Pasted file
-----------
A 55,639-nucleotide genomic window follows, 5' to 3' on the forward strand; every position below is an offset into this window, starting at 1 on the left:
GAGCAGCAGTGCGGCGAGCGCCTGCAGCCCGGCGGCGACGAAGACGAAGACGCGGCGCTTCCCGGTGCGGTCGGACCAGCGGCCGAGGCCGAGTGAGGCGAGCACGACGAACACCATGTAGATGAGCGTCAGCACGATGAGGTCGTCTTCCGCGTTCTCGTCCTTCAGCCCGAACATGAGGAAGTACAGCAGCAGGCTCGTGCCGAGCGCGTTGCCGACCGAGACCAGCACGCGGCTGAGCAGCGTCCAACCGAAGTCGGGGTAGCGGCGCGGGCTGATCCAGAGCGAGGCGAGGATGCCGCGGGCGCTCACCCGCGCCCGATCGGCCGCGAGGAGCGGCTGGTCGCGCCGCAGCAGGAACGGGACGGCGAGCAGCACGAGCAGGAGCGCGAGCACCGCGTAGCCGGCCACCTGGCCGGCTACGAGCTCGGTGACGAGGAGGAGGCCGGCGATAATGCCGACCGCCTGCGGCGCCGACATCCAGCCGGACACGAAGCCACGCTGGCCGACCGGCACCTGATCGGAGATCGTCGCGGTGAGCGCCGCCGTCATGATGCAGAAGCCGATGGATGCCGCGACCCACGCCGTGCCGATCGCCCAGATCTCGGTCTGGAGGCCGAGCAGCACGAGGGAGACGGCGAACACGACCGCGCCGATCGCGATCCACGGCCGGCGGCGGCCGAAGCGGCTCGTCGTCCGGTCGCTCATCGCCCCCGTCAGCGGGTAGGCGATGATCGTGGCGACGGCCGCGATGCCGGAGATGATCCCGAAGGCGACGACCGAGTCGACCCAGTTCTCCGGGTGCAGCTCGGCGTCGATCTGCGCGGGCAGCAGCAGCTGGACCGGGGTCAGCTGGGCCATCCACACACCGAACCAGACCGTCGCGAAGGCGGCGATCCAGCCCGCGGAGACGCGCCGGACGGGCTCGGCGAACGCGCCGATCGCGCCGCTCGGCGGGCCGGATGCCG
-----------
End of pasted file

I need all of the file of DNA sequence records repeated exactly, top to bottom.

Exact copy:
A 55,639-nucleotide genomic window follows, 5' to 3' on the forward strand; every position below is an offset into this window, starting at 1 on the left:
GAGCAGCAGTGCGGCGAGCGCCTGCAGCCCGGCGGCGACGAAGACGAAGACGCGGCGCTTCCCGGTGCGGTCGGACCAGCGGCCGAGGCCGAGTGAGGCGAGCACGACGAACACCATGTAGATGAGCGTCAGCACGATGAGGTCGTCTTCCGCGTTCTCGTCCTTCAGCCCGAACATGAGGAAGTACAGCAGCAGGCTCGTGCCGAGCGCGTTGCCGACCGAGACCAGCACGCGGCTGAGCAGCGTCCAACCGAAGTCGGGGTAGCGGCGCGGGCTGATCCAGAGCGAGGCGAGGATGCCGCGGGCGCTCACCCGCGCCCGATCGGCCGCGAGGAGCGGCTGGTCGCGCCGCAGCAGGAACGGGACGGCGAGCAGCACGAGCAGGAGCGCGAGCACCGCGTAGCCGGCCACCTGGCCGGCTACGAGCTCGGTGACGAGGAGGAGGCCGGCGATAATGCCGACCGCCTGCGGCGCCGACATCCAGCCGGACACGAAGCCACGCTGGCCGACCGGCACCTGATCGGAGATCGTCGCGGTGAGCGCCGCCGTCATGATGCAGAAGCCGATGGATGCCGCGACCCACGCCGTGCCGATCGCCCAGATCTCGGTCTGGAGGCCGAGCAGCACGAGGGAGACGGCGAACACGACCGCGCCGATCGCGATCCACGGCCGGCGGCGGCCGAAGCGGCTCGTCGTCCGGTCGCTCATCGCCCCCGTCAGCGGGTAGGCGATGATCGTGGCGACGGCCGCGATGCCGGAGATGATCCCGAAGGCGACGACCGAGTCGACCCAGTTCTCCGGGTGCAGCTCGGCGTCGATCTGCGCGGGCAGCAGCAGCTGGACCGGGGTCAGCTGGGCCATCCACACACCGAACCAGACCGTCGCGAAGGCGGCGATCCAGCCCGCGGAGACGCGCCGGACGGGCTCGGCGAACGCGCCGATCGCGCCGCTCGGCGGGCCGGATGCCG